Well, its football season again guys, and that means its time for me to dive into the greatness that is Bill Walsh College Football. Everything about this game just emits excellence. And its more in the experience than it is in the actual game itself. I mean, its pretty much a Madden ’94 remix on its face level, but the ability to create magic and actually have an AI who can pull a major upset if you aren’t prepared on both sides of the ball for the entire game. Its a pretty hardcore game and worth the two dollars you are going to buy it. Of all of the EA sports games, I think this one has the best box. I mean, the game just emanates excellence. Its one of those games where you just have to play it. The game is not graphically amazing, there are better EA sports football games (especially these days), its just the times I have had that make me recommend this game for any gamer thinking about picking up a cheepie sports game for Genesis. Saddle up Genesis football players, its time to play some football, Bill Walsh style.

Heavy Nova By Edward Figueiredo

I know I would never get the window nor the score I want if I were to write a complete review of this game for Sega-16. So here goes my manifest, written in order to celebrate the fact that I recently beat Heavy Nova for the Mega CD on HARD with just one life.

Don’t get me wrong. When I say I love Heavy Nova I mean it. For a video game, it’s the sort of love that’s passionate, eternal, the one that’s bound to give you a cool rush on the mere act of laying eyes on a screen shot. My love for this game is even more misunderstood due to the fact that my peer gamers despise this particular title, even naming it as one of the worst games in the Mega Drive library. Yes, I know I’m a loner.

Question is: why do I cherish this game so much, to the point of it being the second title I ever bought when I started collecting about a year ago?

For the most part, I think it’s an elegant game. In fact, the sense of “heaviness” transpires from every single aspect of this amazing title, from the controversial speed to the gameplay mechanics. Remember, folks, the title says HEAVY. So it’s expected that the way these robots move has to convey their outstanding mass and power. Noises, clanks and sound effects in general all go by the same concept and design criteria.

If you get past that, you’ll notice just how well robots and moves are nicely animated, graphics and music match the theme perfectly and the story – which I don’t care about anyway – won’t hurt anyone. I also had an open mind when I started playing it, and that’s another reason why Street Fighter fans will easily disown Heavy Nova without even giving it a chance. Why must fighting games have the same mechanics all the time? In Heavy Nova, defense means crouching and flying, period. Deal with it and learn how to attack and take advantage of your opponent’s open guard. You can’t stand up after you fall? Play close attention to the energy bar and tap buttons to recover faster. You don’t know why a certain move results in another? Please notice your moves vary according to your energy level.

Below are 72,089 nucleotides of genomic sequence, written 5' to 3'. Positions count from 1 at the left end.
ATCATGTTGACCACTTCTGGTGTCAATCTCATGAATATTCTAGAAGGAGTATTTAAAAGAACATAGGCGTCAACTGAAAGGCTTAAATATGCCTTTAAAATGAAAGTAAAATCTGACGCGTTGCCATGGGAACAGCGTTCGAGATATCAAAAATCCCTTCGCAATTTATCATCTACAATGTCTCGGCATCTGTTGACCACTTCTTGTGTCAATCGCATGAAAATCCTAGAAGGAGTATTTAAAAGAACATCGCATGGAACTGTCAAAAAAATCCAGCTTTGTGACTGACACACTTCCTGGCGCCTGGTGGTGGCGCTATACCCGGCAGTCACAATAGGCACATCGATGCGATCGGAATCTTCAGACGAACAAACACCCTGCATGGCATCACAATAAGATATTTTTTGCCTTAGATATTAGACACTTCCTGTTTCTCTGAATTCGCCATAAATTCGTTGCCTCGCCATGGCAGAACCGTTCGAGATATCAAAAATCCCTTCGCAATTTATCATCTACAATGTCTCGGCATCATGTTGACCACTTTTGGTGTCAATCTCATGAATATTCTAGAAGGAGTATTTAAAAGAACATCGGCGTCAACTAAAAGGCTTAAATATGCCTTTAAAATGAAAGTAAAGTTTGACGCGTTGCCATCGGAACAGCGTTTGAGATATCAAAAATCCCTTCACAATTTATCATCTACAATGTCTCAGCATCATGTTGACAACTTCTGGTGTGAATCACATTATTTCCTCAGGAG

So what do you think? Wanna give Heavy Nova a second chance?

Saint Sword By Damien Jennisen

So, the collection stood before me. With so many games to possibly play, what could keep my interest for long enough for me to play again and again? Well, Saint Sword certainly did a good job for a lot of this month. I discovered it purely by chance on eBay for a cheap price and after a little research, I concluded it might be a good little fantasy platformer. I took the plunge and bought it.

I wasn’t disappointed in many respects. The plot is fodder, but plot is wasted on these kind of games. The gameplay was more interesting then simply walking right to the end of the level though. You “level up” through gaining points until you reach your highest attack power. Enemies constantly repopulate and you can explore the whole level in all directions. What hooked me was the finding of keys to exit the level and the morphing power-ups, which I thought were rather interesting for a game of its type. After a few levels and attempts to complete it, the catchy music and satisfactory sound effects had certainly clutched me enough to make me forget the recycled enemies and the slightly repetitive gameplay. It had me so much by my collar that I ran through it on YouTube, from start to finish.

That was when the game sucker-punched me badly. You have to complete it twice. Yes, twice. It pulls a Ghosts ‘N Goblins on you in a cheap effort to extend gameplay. It is a short game that you can easily go through in about thirty minutes if you’re lucky with finding keys. That isn’t always a bad thing if the game is good like Saint Sword is. But to pull that on me? It really made me have second thoughts about it. And if you think the second play through makes it all worth it, I’ll save you the effort: it adds little and provides even less after it.

Do I regret playing it? On reflection, I don’t think I do, but I wish there was a disclaimer on the box of games that pull that trick. I really do.

Wolfchild By Tiido Priimägi

So, in my search for games with the musical work of Matt Furniss in it, I managed to find Wolfchild

So I flashed my cart, turned my MD2 on and couldn’t really get past the sound test, Matt Furniss has done such a good job. Later on I went to town with my dad and I took my Nomad with me along with the car adaptor I built and started playing while my dad drove the car… I played it until the end of the game. Nice game, with interesting enemies (who tend to be a bit stupid) and varied levels. Too bad the bosses are piece of cake, even in hard mode. I really like this game and hope to track it down and put it on my “Sega Shelf” someday.

Castlevania: Bloodlines By Red Comet

Sticks and stones may break my bones, but whips and chains excite me. Plus, Halloween is right around the corner so it’s only right that I’ve been spending my time replaying Castlevania: Bloodlines. This game has it all: whips, zombies, Medusa heads that will cause the Pope himself to say things that would make Baby Jesus blush. You name it, Bloodlines has it. And for some reason, every year right around this time I keep coming back to it. What can I say, I like it rough. Hopefully this year will be different than the past few years and I’ll finally beat this game. (Ed. note: just be sure to beat it on the hardest difficulty level, so you can get the best ending!)